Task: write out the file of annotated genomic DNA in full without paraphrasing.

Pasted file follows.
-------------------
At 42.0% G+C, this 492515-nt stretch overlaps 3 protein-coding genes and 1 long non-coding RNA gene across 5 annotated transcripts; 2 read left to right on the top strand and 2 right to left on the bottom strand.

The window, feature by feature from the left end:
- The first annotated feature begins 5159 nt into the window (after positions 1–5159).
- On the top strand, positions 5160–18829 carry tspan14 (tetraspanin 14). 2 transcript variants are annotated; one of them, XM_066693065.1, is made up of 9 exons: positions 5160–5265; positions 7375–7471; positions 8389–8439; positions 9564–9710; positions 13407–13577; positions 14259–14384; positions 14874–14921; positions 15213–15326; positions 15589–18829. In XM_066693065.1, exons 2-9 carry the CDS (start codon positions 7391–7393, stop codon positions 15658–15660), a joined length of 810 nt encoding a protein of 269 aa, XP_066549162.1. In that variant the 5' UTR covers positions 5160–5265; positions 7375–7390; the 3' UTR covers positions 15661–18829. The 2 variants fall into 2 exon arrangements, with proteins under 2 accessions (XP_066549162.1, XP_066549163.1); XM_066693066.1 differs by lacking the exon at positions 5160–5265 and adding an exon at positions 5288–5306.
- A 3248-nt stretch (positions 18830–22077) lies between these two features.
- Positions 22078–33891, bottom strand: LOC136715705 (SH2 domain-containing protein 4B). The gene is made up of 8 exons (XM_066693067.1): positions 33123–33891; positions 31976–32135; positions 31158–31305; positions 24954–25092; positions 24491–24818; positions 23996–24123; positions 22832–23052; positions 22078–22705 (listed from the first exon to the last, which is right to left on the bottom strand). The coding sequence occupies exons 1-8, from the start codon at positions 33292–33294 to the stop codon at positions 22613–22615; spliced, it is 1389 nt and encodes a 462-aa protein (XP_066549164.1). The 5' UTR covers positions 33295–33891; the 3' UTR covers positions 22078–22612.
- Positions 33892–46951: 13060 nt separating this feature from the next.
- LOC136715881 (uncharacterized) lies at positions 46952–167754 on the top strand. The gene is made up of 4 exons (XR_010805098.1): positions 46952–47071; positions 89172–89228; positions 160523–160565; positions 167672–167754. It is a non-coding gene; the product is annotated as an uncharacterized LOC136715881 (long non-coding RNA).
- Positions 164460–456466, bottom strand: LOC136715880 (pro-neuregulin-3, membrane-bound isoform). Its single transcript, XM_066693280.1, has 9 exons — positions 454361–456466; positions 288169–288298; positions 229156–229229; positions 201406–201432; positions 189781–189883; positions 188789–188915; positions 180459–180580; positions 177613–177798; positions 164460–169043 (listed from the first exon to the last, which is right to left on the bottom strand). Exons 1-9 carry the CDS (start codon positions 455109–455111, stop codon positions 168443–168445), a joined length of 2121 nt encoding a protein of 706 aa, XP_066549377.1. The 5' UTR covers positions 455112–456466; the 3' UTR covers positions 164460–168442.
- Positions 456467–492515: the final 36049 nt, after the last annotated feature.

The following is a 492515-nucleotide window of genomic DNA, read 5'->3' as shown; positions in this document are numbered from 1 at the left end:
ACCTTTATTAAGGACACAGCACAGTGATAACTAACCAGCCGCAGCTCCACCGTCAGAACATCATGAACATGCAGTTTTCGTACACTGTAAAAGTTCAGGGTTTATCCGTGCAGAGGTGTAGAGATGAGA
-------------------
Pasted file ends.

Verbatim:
At 42.0% G+C, this 492515-nt stretch overlaps 3 protein-coding genes and 1 long non-coding RNA gene across 5 annotated transcripts; 2 read left to right on the top strand and 2 right to left on the bottom strand.

The window, feature by feature from the left end:
- The first annotated feature begins 5159 nt into the window (after positions 1–5159).
- On the top strand, positions 5160–18829 carry tspan14 (tetraspanin 14). 2 transcript variants are annotated; one of them, XM_066693065.1, is made up of 9 exons: positions 5160–5265; positions 7375–7471; positions 8389–8439; positions 9564–9710; positions 13407–13577; positions 14259–14384; positions 14874–14921; positions 15213–15326; positions 15589–18829. In XM_066693065.1, exons 2-9 carry the CDS (start codon positions 7391–7393, stop codon positions 15658–15660), a joined length of 810 nt encoding a protein of 269 aa, XP_066549162.1. In that variant the 5' UTR covers positions 5160–5265; positions 7375–7390; the 3' UTR covers positions 15661–18829. The 2 variants fall into 2 exon arrangements, with proteins under 2 accessions (XP_066549162.1, XP_066549163.1); XM_066693066.1 differs by lacking the exon at positions 5160–5265 and adding an exon at positions 5288–5306.
- A 3248-nt stretch (positions 18830–22077) lies between these two features.
- Positions 22078–33891, bottom strand: LOC136715705 (SH2 domain-containing protein 4B). The gene is made up of 8 exons (XM_066693067.1): positions 33123–33891; positions 31976–32135; positions 31158–31305; positions 24954–25092; positions 24491–24818; positions 23996–24123; positions 22832–23052; positions 22078–22705 (listed from the first exon to the last, which is right to left on the bottom strand). The coding sequence occupies exons 1-8, from the start codon at positions 33292–33294 to the stop codon at positions 22613–22615; spliced, it is 1389 nt and encodes a 462-aa protein (XP_066549164.1). The 5' UTR covers positions 33295–33891; the 3' UTR covers positions 22078–22612.
- Positions 33892–46951: 13060 nt separating this feature from the next.
- LOC136715881 (uncharacterized) lies at positions 46952–167754 on the top strand. The gene is made up of 4 exons (XR_010805098.1): positions 46952–47071; positions 89172–89228; positions 160523–160565; positions 167672–167754. It is a non-coding gene; the product is annotated as an uncharacterized LOC136715881 (long non-coding RNA).
- Positions 164460–456466, bottom strand: LOC136715880 (pro-neuregulin-3, membrane-bound isoform). Its single transcript, XM_066693280.1, has 9 exons — positions 454361–456466; positions 288169–288298; positions 229156–229229; positions 201406–201432; positions 189781–189883; positions 188789–188915; positions 180459–180580; positions 177613–177798; positions 164460–169043 (listed from the first exon to the last, which is right to left on the bottom strand). Exons 1-9 carry the CDS (start codon positions 455109–455111, stop codon positions 168443–168445), a joined length of 2121 nt encoding a protein of 706 aa, XP_066549377.1. The 5' UTR covers positions 455112–456466; the 3' UTR covers positions 164460–168442.
- Positions 456467–492515: the final 36049 nt, after the last annotated feature.

The following is a 492515-nucleotide window of genomic DNA, read 5'->3' as shown; positions in this document are numbered from 1 at the left end:
ACCTTTATTAAGGACACAGCACAGTGATAACTAACCAGCCGCAGCTCCACCGTCAGAACATCATGAACATGCAGTTTTCGTACACTGTAAAAGTTCAGGGTTTATCCGTGCAGAGGTGTAGAGATGAGA